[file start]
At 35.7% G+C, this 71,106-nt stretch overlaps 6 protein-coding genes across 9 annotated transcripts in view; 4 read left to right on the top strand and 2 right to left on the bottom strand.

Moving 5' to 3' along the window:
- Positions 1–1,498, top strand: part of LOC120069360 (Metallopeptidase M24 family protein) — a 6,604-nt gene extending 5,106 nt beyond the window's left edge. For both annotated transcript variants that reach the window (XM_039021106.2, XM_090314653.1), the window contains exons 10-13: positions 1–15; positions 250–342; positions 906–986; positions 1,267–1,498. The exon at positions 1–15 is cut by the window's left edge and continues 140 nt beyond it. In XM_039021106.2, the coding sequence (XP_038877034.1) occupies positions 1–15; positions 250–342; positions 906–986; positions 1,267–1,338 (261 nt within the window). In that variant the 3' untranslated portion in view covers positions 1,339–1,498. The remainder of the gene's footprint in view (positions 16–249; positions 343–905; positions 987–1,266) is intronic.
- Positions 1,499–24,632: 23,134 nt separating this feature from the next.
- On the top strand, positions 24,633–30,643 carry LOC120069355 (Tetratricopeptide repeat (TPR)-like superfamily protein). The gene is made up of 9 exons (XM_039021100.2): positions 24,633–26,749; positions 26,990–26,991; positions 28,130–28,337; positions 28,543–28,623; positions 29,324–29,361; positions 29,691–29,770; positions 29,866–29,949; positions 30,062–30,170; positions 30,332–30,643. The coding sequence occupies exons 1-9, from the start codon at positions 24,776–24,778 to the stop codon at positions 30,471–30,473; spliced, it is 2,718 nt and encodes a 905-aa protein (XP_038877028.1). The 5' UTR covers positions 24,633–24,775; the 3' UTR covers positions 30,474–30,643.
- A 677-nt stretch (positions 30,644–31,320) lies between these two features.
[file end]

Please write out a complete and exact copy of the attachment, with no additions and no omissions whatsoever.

At 35.7% G+C, this 71,106-nt stretch overlaps 6 protein-coding genes across 9 annotated transcripts in view; 4 read left to right on the top strand and 2 right to left on the bottom strand.

Moving 5' to 3' along the window:
- Positions 1–1,498, top strand: part of LOC120069360 (Metallopeptidase M24 family protein) — a 6,604-nt gene extending 5,106 nt beyond the window's left edge. For both annotated transcript variants that reach the window (XM_039021106.2, XM_090314653.1), the window contains exons 10-13: positions 1–15; positions 250–342; positions 906–986; positions 1,267–1,498. The exon at positions 1–15 is cut by the window's left edge and continues 140 nt beyond it. In XM_039021106.2, the coding sequence (XP_038877034.1) occupies positions 1–15; positions 250–342; positions 906–986; positions 1,267–1,338 (261 nt within the window). In that variant the 3' untranslated portion in view covers positions 1,339–1,498. The remainder of the gene's footprint in view (positions 16–249; positions 343–905; positions 987–1,266) is intronic.
- Positions 1,499–24,632: 23,134 nt separating this feature from the next.
- On the top strand, positions 24,633–30,643 carry LOC120069355 (Tetratricopeptide repeat (TPR)-like superfamily protein). The gene is made up of 9 exons (XM_039021100.2): positions 24,633–26,749; positions 26,990–26,991; positions 28,130–28,337; positions 28,543–28,623; positions 29,324–29,361; positions 29,691–29,770; positions 29,866–29,949; positions 30,062–30,170; positions 30,332–30,643. The coding sequence occupies exons 1-9, from the start codon at positions 24,776–24,778 to the stop codon at positions 30,471–30,473; spliced, it is 2,718 nt and encodes a 905-aa protein (XP_038877028.1). The 5' UTR covers positions 24,633–24,775; the 3' UTR covers positions 30,474–30,643.
- A 677-nt stretch (positions 30,644–31,320) lies between these two features.